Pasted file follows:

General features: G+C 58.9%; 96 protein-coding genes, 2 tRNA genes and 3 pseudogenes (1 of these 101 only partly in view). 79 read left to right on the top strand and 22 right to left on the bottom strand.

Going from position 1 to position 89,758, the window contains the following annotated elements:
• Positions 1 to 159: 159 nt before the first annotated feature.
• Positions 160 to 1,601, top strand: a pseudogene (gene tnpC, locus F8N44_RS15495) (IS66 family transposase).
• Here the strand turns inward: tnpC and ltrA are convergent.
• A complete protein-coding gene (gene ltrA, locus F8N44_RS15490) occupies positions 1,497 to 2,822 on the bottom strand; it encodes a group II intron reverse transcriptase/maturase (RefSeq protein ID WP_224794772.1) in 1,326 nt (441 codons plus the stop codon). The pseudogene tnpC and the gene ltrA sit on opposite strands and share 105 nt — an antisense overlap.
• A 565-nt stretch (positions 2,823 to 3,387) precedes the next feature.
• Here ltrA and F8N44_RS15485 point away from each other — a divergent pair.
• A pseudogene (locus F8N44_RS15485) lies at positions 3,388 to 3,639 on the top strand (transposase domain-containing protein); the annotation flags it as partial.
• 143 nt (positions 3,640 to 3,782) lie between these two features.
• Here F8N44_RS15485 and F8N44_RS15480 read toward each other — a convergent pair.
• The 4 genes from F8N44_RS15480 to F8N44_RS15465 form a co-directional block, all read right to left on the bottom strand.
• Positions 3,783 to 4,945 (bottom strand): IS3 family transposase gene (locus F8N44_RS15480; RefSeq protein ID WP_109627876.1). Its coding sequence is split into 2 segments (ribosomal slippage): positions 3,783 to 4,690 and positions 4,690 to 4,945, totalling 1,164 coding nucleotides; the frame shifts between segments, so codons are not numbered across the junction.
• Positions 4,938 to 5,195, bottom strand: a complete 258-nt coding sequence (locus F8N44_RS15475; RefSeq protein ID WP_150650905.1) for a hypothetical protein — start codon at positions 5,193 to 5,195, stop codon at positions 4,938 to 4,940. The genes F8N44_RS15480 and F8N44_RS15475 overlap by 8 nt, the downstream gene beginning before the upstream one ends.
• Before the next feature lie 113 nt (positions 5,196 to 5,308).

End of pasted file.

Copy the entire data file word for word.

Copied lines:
General features: G+C 58.9%; 96 protein-coding genes, 2 tRNA genes and 3 pseudogenes (1 of these 101 only partly in view). 79 read left to right on the top strand and 22 right to left on the bottom strand.

Going from position 1 to position 89,758, the window contains the following annotated elements:
• Positions 1 to 159: 159 nt before the first annotated feature.
• Positions 160 to 1,601, top strand: a pseudogene (gene tnpC, locus F8N44_RS15495) (IS66 family transposase).
• Here the strand turns inward: tnpC and ltrA are convergent.
• A complete protein-coding gene (gene ltrA, locus F8N44_RS15490) occupies positions 1,497 to 2,822 on the bottom strand; it encodes a group II intron reverse transcriptase/maturase (RefSeq protein ID WP_224794772.1) in 1,326 nt (441 codons plus the stop codon). The pseudogene tnpC and the gene ltrA sit on opposite strands and share 105 nt — an antisense overlap.
• A 565-nt stretch (positions 2,823 to 3,387) precedes the next feature.
• Here ltrA and F8N44_RS15485 point away from each other — a divergent pair.
• A pseudogene (locus F8N44_RS15485) lies at positions 3,388 to 3,639 on the top strand (transposase domain-containing protein); the annotation flags it as partial.
• 143 nt (positions 3,640 to 3,782) lie between these two features.
• Here F8N44_RS15485 and F8N44_RS15480 read toward each other — a convergent pair.
• The 4 genes from F8N44_RS15480 to F8N44_RS15465 form a co-directional block, all read right to left on the bottom strand.
• Positions 3,783 to 4,945 (bottom strand): IS3 family transposase gene (locus F8N44_RS15480; RefSeq protein ID WP_109627876.1). Its coding sequence is split into 2 segments (ribosomal slippage): positions 3,783 to 4,690 and positions 4,690 to 4,945, totalling 1,164 coding nucleotides; the frame shifts between segments, so codons are not numbered across the junction.
• Positions 4,938 to 5,195, bottom strand: a complete 258-nt coding sequence (locus F8N44_RS15475; RefSeq protein ID WP_150650905.1) for a hypothetical protein — start codon at positions 5,193 to 5,195, stop codon at positions 4,938 to 4,940. The genes F8N44_RS15480 and F8N44_RS15475 overlap by 8 nt, the downstream gene beginning before the upstream one ends.
• Before the next feature lie 113 nt (positions 5,196 to 5,308).